A British writer is under fire for a scathing review she wrote of Australia and New Zealand's COVID-19 border restrictions, comparing them to a "prison".
While our tight measures have largely been praised around the world for stamping out the virus, in an opinion piece for The Telegraph on Sunday, columnist Zoe Strimpel made the stunning claim Antipodeans were being held against their will in "total imprisonment".
She gave an anecdote about her friend in the United Kingdom being desperate to travel overseas.
"She needs – we all need – to leave from time to time, and immerse ourselves in a different culture, different food. And no, Yorkshire and Norfolk don't cut it," Strimpel wrote.
"Thankfully, my friend will be able to take just such a trip soon. This is more than can be said for the residents of Australia and New Zealand, countries that chose the path – much lauded by the everyone-must-suffer-to-the-max control freaks of the Left – of total imprisonment in perpetuity."
She goes on to say New Zealand and Australia have been smug about choosing to "remain prisons", while "the rest of the world looks for ways to return to normal".
According to the BBC, travel restrictions are currently easing in the UK and they have implemented a traffic light system which means depending on the country you visit, it will require different measures upon return.
Strimpel wrote that the two Down Under countries' "coronavirus control freakery" means residents will be locked down forever and there was "little chance" borders would reopen - despite the recent beginning of the trans-Tasman bubble.
"It's almost too painful to watch. Last week, we saw scenes of Aussie and New Zealander ecstasy as the desperately awaited travel bubble between the two countries was opened. Faced with the footage of relatives hugging at ghostly arrivals halls in Auckland and Sydney, and the forced jollity from the head of a decimated Qantas at the news, I found myself cackling bitterly. So much gratitude for something so tragically paltry."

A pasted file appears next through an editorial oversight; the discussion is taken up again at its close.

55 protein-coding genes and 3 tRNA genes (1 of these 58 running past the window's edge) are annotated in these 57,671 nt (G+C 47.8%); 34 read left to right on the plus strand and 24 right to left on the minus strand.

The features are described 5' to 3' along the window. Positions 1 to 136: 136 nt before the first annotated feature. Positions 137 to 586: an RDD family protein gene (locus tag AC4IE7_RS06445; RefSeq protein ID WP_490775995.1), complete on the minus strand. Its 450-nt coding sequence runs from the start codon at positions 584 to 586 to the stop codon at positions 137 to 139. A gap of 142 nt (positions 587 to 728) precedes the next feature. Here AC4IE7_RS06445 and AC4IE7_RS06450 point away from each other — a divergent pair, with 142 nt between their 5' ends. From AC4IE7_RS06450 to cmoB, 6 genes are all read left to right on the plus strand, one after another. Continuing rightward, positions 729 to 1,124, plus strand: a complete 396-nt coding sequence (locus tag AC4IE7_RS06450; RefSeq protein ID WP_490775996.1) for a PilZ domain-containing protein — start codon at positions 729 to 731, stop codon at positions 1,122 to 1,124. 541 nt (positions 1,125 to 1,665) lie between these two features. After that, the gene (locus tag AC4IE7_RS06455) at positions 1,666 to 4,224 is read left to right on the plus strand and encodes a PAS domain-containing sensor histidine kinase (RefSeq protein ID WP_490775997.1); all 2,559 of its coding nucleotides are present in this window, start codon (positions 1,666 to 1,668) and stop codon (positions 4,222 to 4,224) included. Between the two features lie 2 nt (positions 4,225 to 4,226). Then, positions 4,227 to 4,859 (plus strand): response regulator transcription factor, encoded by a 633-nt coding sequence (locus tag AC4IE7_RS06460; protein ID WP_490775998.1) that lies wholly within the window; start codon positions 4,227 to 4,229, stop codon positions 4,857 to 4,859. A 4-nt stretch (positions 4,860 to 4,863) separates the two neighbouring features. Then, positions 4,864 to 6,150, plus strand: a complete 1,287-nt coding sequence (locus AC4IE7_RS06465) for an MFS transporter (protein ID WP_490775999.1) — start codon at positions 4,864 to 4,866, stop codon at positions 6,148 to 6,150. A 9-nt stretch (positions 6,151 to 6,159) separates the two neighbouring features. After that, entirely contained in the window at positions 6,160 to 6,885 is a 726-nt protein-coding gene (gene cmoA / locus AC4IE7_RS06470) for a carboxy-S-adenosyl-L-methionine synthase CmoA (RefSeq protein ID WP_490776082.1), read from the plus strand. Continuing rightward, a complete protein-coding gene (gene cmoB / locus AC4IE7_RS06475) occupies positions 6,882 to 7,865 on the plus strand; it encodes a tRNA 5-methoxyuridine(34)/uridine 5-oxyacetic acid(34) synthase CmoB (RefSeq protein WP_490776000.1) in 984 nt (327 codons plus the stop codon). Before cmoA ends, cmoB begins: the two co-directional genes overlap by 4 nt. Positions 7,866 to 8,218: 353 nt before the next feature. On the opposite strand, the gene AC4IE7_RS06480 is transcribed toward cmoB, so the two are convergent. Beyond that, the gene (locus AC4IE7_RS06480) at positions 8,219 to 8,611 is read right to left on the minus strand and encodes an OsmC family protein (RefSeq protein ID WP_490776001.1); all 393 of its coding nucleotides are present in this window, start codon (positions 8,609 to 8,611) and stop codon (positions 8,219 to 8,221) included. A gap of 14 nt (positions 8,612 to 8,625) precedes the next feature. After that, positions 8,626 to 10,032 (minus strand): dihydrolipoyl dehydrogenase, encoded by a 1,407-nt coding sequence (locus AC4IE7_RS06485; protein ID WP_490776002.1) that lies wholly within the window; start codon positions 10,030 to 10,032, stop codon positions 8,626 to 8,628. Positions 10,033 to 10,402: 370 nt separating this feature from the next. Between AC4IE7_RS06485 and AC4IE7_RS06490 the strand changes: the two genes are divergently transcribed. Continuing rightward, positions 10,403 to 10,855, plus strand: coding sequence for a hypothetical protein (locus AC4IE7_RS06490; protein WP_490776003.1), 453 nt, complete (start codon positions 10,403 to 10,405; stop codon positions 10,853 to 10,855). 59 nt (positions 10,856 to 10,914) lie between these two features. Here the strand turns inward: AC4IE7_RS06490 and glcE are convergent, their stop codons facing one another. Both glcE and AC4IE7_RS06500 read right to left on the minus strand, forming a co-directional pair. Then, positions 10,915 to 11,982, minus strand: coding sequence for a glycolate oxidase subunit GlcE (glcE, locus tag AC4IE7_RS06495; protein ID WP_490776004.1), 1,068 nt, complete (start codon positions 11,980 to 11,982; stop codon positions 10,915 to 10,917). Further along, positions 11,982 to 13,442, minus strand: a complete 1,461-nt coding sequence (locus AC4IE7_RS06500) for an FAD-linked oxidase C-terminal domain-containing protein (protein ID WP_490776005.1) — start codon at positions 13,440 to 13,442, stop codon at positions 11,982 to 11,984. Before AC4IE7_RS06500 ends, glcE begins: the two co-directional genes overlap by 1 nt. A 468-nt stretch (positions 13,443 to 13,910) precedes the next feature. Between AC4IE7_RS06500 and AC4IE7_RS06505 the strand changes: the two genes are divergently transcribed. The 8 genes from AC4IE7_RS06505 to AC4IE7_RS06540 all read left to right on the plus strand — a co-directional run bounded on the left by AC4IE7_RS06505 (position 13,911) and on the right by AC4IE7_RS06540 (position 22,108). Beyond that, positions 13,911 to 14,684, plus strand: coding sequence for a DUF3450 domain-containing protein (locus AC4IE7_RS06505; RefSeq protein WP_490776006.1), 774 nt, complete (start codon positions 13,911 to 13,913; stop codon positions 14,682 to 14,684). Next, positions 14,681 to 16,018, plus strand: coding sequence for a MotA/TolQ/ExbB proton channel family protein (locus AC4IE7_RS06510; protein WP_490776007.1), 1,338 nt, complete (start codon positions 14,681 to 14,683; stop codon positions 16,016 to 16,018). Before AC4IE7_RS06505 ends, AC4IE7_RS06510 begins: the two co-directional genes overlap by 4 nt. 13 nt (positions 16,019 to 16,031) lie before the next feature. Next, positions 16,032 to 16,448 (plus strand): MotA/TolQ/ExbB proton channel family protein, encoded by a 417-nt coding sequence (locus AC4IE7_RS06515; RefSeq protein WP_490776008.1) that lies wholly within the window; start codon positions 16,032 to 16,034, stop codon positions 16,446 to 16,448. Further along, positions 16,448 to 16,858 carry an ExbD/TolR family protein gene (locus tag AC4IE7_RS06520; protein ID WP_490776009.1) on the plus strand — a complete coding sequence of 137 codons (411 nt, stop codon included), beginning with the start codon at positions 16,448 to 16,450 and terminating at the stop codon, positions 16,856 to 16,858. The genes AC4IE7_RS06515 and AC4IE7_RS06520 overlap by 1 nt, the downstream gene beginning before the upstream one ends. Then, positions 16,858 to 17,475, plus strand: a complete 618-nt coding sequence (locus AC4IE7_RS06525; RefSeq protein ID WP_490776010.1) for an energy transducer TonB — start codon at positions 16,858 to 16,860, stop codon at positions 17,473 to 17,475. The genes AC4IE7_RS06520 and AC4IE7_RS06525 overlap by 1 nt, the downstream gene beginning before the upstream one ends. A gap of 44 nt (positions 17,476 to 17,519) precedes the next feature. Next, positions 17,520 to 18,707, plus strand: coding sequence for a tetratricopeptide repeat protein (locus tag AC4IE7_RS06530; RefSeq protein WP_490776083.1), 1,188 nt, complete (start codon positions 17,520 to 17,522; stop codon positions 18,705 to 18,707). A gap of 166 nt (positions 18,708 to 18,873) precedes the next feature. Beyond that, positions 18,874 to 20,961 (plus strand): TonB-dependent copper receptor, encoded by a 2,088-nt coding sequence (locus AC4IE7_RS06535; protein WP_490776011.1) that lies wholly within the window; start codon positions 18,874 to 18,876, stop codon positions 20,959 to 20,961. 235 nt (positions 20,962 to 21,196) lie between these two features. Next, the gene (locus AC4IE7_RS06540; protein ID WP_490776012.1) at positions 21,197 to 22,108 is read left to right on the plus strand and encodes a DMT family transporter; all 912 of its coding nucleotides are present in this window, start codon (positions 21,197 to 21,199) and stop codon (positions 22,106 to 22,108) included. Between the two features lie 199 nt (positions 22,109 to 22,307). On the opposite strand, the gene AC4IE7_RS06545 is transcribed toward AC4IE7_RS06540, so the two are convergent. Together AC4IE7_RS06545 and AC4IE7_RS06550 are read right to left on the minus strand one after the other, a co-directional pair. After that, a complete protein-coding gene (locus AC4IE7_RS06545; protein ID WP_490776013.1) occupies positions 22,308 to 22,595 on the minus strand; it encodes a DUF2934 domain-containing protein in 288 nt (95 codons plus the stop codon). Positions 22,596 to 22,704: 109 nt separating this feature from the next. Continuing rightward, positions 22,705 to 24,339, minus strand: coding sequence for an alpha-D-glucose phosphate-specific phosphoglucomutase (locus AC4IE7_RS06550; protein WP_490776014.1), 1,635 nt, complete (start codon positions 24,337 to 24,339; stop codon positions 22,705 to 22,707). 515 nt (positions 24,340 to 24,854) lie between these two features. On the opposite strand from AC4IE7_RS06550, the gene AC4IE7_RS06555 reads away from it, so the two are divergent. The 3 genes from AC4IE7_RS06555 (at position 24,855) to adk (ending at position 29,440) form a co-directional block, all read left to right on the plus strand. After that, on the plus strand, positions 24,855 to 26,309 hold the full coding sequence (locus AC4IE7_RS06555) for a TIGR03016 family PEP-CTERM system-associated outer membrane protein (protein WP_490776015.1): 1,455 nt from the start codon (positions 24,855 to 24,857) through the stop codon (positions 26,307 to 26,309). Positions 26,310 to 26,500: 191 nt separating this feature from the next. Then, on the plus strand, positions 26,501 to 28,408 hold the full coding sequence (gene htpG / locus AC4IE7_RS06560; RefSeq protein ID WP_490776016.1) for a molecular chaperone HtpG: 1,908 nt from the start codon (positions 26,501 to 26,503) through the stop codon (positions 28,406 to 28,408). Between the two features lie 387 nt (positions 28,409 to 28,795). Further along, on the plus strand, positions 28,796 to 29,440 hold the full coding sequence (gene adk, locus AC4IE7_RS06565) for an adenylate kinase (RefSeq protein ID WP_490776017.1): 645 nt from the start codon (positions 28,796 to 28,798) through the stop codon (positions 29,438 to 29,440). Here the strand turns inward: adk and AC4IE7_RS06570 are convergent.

Strimpel called Australia a "heart-sickening vision of how much worse things could be", and questioned what had happened to the "once-sane country".
But Kiwis and Australians on social media slammed the comments, questioning why Strimpel thought it was okay for thousands of people to die and be sick so she could go on holiday.
"What brain disease do British columnists have that makes them think being unable to [travel to] Bali is worse than more than 127,000 deaths, and continuing restrictions on daily life," one person said.
The United Kingdom has currently recorded 4,404,882 cases of COVID-19 and 127,428 deaths according to Worldometer.
New Zealand has just recorded 2601 cases and 26 deaths.
Another person questioned: "Did the author of the article leave their brain in the EU after Brexit?"
One commenter just called the piece: "Embarrassing".
"So Australia is a hell for stamping out COVID, (and New Zealand is still the hellhole of the Pacific). A truly mad way to write about us. Deluded."
This isn't the first time New Zealand's COVID-19 response has been criticised - in August 2020, Australian economics journalist Adam Creighton argued the lockdown and border closure was not deserving of praise because it was not worth the economic sacrifice.
"New Zealand is held out as a role model, but it's a small, remote country. Its biggest industry, tourism, has been ruined, and at some point its citizens may want to come and go," he wrote in a piece for The Australian.
"The question is whether a civilisation that put man on the moon a half-century ago could have come up with a more targeted way of protecting the elderly and vulnerable than causing a downturn so serious forecasting has become impossible."